Hi! I'm a student reading a book given to me by my teacher about relativity and spacetime. It says that the separation between events in spacetime is measured in "intervals," and I can understand that part.(adsbygoogle = window.adsbygoogle || []).push({});

What I don't understand is why you subtract the squares of the distance in space instead of adding it to the square of the separation in time to find the interval because I am picturing interval as the hypotenuse of a right triangle with legs that are separation in time and separation in space.

And another thing... I'm having trouble understanding why the closer you get to the speed of light (let's say on a journey to another galaxy), the slower time actually goes for you, but not for others who stayed on Earth.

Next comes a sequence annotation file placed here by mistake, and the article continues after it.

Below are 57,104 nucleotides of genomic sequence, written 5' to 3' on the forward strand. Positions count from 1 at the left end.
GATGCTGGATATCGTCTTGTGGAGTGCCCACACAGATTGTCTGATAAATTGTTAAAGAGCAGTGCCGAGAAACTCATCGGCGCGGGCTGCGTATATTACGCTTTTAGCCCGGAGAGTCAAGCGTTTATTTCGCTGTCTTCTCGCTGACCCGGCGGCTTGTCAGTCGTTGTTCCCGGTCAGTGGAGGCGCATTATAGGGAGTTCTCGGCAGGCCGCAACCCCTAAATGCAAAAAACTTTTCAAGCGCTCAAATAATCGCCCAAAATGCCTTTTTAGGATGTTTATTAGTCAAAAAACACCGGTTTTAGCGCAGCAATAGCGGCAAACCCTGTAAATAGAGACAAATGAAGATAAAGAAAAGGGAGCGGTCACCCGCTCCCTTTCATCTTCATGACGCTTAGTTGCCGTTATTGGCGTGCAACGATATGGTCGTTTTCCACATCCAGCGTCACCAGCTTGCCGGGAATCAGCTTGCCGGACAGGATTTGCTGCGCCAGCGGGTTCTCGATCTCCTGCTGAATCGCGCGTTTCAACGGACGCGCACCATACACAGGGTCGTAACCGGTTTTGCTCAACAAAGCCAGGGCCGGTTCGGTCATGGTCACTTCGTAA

Aaand one more... How can events that are separated in space and time not be separated in spacetime because interval is zero? If they happen 6 meters apart and 6 seconds apart, then interval would be zero, right? But they ARE separated in space and they ARE separated in time, so it just doesn't make sense.

Thanks!! And please bear with me; I have not been learning this for more than a week or two :)

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# Spacetime Interval

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